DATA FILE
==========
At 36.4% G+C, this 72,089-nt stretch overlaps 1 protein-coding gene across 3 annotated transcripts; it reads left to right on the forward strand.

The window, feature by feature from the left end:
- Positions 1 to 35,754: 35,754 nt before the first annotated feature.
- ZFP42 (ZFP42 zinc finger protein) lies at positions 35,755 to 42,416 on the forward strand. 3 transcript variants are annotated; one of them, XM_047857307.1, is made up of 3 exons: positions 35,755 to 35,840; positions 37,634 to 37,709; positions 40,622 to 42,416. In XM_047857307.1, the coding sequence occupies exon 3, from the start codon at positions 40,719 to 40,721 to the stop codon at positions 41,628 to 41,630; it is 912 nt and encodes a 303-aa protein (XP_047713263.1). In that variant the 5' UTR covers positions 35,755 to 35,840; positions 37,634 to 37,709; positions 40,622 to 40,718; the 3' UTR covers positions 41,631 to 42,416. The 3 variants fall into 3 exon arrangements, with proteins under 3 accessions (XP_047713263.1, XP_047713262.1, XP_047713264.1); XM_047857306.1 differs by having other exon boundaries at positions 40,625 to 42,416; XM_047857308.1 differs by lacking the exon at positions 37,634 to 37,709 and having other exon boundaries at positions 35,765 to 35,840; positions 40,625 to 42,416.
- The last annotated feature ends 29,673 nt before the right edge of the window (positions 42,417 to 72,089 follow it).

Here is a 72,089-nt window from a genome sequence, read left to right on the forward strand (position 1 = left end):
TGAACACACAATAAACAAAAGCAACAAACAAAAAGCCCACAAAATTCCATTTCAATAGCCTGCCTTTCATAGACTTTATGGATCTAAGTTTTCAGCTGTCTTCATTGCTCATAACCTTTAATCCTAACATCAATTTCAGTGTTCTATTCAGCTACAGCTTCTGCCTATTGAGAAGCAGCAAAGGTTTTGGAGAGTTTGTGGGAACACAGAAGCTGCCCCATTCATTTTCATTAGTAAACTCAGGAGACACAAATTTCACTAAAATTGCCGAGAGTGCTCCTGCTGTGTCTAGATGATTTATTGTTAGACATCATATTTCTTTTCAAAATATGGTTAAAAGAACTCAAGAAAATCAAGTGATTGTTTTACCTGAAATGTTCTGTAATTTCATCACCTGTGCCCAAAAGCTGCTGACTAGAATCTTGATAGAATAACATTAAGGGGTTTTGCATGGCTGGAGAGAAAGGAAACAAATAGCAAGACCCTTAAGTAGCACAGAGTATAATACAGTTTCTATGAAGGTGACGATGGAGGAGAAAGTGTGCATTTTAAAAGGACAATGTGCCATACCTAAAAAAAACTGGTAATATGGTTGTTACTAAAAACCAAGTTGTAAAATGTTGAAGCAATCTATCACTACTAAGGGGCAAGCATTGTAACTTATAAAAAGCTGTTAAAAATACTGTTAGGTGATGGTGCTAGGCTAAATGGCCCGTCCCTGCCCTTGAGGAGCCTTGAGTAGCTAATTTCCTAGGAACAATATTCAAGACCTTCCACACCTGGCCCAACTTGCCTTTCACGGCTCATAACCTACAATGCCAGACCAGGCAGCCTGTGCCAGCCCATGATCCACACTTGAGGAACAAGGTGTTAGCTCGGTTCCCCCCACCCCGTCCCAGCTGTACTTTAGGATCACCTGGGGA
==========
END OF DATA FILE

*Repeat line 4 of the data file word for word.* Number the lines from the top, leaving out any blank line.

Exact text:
- ZFP42 (ZFP42 zinc finger protein) lies at positions 35,755 to 42,416 on the forward strand. 3 transcript variants are annotated; one of them, XM_047857307.1, is made up of 3 exons: positions 35,755 to 35,840; positions 37,634 to 37,709; positions 40,622 to 42,416. In XM_047857307.1, the coding sequence occupies exon 3, from the start codon at positions 40,719 to 40,721 to the stop codon at positions 41,628 to 41,630; it is 912 nt and encodes a 303-aa protein (XP_047713263.1). In that variant the 5' UTR covers positions 35,755 to 35,840; positions 37,634 to 37,709; positions 40,622 to 40,718; the 3' UTR covers positions 41,631 to 42,416. The 3 variants fall into 3 exon arrangements, with proteins under 3 accessions (XP_047713263.1, XP_047713262.1, XP_047713264.1); XM_047857306.1 differs by having other exon boundaries at positions 40,625 to 42,416; XM_047857308.1 differs by lacking the exon at positions 37,634 to 37,709 and having other exon boundaries at positions 35,765 to 35,840; positions 40,625 to 42,416.